And as for a "straight race", why should a candidate "win" under FPTP when s/he might only get, say, 30% of the vote? It's rather like Usain Bolt being declared the winner when he's still 40 metres short of the line.

Remember too that AV isn't proportional, and therefore isn't likely to result in either more or fewer coalition governments.

Finally, I couldn't help but smile at someone who thinks the dividing line in politics is independence or unionism. Aren't left and right, centralism and decentralism, public and private, liberalism and authoritarianism equally important political issues?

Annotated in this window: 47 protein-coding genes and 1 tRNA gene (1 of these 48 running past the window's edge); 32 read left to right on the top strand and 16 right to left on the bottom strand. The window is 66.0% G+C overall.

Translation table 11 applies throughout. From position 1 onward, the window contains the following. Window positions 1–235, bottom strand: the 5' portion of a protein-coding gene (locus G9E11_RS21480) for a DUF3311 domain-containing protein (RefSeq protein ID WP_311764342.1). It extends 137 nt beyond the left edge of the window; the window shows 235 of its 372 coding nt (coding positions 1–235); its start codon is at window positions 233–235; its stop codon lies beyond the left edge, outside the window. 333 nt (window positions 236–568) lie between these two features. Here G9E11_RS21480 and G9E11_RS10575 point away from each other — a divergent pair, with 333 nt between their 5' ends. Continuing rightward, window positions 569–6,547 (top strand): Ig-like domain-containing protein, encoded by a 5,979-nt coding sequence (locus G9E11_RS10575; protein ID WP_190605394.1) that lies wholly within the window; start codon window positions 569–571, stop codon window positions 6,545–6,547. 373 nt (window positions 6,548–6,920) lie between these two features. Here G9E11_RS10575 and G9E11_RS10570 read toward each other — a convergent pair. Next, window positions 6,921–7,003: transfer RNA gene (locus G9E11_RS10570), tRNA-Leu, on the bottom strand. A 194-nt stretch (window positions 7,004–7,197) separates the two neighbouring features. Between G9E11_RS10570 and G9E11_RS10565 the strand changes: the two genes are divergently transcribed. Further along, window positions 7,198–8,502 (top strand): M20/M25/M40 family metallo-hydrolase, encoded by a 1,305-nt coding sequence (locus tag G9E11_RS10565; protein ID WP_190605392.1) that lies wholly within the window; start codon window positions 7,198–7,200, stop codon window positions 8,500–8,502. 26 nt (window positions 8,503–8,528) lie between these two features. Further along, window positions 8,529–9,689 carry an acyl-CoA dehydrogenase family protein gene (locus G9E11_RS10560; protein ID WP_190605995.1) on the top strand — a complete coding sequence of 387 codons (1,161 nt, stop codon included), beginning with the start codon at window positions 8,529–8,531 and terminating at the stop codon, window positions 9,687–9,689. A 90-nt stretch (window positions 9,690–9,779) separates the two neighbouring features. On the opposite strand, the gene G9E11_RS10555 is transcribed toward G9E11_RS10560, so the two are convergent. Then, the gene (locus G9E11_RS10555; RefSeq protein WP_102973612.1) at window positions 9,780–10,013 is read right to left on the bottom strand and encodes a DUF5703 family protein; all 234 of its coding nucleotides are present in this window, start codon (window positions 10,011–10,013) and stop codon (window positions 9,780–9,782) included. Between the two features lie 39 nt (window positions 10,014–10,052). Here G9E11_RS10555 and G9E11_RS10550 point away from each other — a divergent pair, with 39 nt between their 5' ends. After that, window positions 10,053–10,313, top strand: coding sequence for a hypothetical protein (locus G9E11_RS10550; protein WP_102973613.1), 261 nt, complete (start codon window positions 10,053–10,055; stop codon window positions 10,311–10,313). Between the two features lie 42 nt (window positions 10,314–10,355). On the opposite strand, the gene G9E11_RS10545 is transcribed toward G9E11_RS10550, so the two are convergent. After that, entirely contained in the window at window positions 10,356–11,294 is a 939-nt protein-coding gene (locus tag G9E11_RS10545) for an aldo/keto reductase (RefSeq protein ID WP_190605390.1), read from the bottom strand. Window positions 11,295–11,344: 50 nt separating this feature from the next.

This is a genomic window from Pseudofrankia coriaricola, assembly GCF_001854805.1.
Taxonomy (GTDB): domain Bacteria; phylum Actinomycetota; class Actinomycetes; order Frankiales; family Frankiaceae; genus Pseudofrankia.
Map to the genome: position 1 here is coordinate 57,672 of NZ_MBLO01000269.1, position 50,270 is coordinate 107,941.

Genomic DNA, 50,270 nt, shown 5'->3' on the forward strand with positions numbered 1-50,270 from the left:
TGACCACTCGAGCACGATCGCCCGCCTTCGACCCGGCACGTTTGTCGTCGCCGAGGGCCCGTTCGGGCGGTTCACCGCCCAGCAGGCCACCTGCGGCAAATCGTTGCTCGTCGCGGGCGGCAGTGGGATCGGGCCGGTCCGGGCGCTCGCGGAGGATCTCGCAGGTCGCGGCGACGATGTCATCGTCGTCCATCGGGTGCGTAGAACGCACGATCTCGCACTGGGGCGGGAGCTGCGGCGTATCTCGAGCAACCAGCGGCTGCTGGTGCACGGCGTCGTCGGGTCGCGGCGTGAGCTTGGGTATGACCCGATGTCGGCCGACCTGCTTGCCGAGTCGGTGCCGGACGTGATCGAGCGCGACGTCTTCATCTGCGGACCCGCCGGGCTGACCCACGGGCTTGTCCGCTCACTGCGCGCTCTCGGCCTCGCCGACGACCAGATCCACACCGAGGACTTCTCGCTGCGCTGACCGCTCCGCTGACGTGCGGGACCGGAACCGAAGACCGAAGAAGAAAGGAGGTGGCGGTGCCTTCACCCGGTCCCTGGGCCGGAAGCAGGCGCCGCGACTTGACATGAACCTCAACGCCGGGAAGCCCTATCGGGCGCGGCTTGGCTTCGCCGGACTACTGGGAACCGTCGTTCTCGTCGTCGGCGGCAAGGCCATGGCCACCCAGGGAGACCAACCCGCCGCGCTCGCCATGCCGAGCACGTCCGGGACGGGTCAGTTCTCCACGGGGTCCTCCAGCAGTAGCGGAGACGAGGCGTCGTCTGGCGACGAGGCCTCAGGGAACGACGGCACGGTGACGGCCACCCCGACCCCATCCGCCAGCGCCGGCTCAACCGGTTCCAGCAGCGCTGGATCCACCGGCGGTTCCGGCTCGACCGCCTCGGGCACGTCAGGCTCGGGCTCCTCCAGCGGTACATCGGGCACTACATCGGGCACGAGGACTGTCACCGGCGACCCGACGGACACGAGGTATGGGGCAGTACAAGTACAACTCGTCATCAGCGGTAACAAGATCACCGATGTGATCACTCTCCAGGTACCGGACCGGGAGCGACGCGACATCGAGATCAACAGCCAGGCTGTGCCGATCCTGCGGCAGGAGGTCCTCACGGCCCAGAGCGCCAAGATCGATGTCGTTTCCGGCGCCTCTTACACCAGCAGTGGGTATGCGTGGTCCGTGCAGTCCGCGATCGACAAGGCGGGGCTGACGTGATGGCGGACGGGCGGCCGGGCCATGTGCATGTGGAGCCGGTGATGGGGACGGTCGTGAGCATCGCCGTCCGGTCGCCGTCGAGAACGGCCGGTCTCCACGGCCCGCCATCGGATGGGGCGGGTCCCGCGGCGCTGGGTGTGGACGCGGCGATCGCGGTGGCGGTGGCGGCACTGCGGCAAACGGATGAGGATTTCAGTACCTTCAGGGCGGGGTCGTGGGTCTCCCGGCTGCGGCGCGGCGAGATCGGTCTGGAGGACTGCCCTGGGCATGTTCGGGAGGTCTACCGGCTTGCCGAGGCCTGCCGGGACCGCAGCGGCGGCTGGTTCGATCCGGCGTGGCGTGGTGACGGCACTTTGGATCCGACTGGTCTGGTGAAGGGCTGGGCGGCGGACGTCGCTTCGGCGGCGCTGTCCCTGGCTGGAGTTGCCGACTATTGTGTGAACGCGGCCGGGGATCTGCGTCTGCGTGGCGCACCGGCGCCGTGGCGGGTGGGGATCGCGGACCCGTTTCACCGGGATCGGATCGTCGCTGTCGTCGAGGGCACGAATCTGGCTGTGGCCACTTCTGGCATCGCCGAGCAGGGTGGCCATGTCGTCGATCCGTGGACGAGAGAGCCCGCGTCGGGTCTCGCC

glynbeddau said...

I still feel we should write a S instead of an X on the Voting Paper. This would show our preference for STV but it should still be counted.

Siônnyn said...

I too will probably vote for it, but then I reflect on the last example we have had of the system in action in the UK. The Labour Party Deputy Leader was elected by AV, and Harriet Harman, who came 5th out of 7 in the first round, went on to wind it. I am a little uneasy about how democratic, exactly, that is.

Also, I am concerned - will you be compelled to place a preference against EVERY candidate?

I for one would find it impossible to give any preference at all, however low, to a BNP or UKIP candidate (for instance).

glynbeddau said...

Siônnyn No you can in fact "Plunb" for just one candidate. Or any number on the Paper in preference. Bit its still nor PR though.

MH said...